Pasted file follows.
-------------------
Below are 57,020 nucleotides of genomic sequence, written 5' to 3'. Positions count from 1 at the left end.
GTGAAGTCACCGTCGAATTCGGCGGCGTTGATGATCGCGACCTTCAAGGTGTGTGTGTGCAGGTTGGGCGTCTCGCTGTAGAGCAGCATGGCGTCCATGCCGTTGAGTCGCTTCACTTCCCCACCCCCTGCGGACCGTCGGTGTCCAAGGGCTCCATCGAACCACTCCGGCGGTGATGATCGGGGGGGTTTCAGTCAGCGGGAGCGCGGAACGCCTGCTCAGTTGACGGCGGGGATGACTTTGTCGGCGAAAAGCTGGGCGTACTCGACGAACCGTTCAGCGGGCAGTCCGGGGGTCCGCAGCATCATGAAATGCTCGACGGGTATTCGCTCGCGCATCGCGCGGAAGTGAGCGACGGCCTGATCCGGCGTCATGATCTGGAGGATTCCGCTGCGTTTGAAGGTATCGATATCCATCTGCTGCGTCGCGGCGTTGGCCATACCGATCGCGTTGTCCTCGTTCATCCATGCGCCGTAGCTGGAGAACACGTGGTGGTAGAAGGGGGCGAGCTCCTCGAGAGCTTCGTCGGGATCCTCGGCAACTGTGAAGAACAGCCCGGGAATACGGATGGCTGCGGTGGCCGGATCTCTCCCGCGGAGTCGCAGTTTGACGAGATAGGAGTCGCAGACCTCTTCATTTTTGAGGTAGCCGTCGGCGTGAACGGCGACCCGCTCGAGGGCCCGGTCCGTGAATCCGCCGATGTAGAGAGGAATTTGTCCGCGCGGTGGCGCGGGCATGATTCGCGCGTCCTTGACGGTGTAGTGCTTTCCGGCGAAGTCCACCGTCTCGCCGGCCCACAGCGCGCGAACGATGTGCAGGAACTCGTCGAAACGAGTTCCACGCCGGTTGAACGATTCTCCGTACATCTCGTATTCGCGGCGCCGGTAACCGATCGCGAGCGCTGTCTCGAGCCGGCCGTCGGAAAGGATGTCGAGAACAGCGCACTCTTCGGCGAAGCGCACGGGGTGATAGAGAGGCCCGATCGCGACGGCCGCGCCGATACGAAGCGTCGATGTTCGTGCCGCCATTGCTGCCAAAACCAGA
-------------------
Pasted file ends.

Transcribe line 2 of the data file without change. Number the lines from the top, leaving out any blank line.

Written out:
GTGAAGTCACCGTCGAATTCGGCGGCGTTGATGATCGCGACCTTCAAGGTGTGTGTGTGCAGGTTGGGCGTCTCGCTGTAGAGCAGCATGGCGTCCATGCCGTTGAGTCGCTTCACTTCCCCACCCCCTGCGGACCGTCGGTGTCCAAGGGCTCCATCGAACCACTCCGGCGGTGATGATCGGGGGGGTTTCAGTCAGCGGGAGCGCGGAACGCCTGCTCAGTTGACGGCGGGGATGACTTTGTCGGCGAAAAGCTGGGCGTACTCGACGAACCGTTCAGCGGGCAGTCCGGGGGTCCGCAGCATCATGAAATGCTCGACGGGTATTCGCTCGCGCATCGCGCGGAAGTGAGCGACGGCCTGATCCGGCGTCATGATCTGGAGGATTCCGCTGCGTTTGAAGGTATCGATATCCATCTGCTGCGTCGCGGCGTTGGCCATACCGATCGCGTTGTCCTCGTTCATCCATGCGCCGTAGCTGGAGAACACGTGGTGGTAGAAGGGGGCGAGCTCCTCGAGAGCTTCGTCGGGATCCTCGGCAACTGTGAAGAACAGCCCGGGAATACGGATGGCTGCGGTGGCCGGATCTCTCCCGCGGAGTCGCAGTTTGACGAGATAGGAGTCGCAGACCTCTTCATTTTTGAGGTAGCCGTCGGCGTGAACGGCGACCCGCTCGAGGGCCCGGTCCGTGAATCCGCCGATGTAGAGAGGAATTTGTCCGCGCGGTGGCGCGGGCATGATTCGCGCGTCCTTGACGGTGTAGTGCTTTCCGGCGAAGTCCACCGTCTCGCCGGCCCACAGCGCGCGAACGATGTGCAGGAACTCGTCGAAACGAGTTCCACGCCGGTTGAACGATTCTCCGTACATCTCGTATTCGCGGCGCCGGTAACCGATCGCGAGCGCTGTCTCGAGCCGGCCGTCGGAAAGGATGTCGAGAACAGCGCACTCTTCGGCGAAGCGCACGGGGTGATAGAGAGGCCCGATCGCGACGGCCGCGCCGATACGAAGCGTCGATGTTCGTGCCGCCATTGCTGCCAAAACCAGA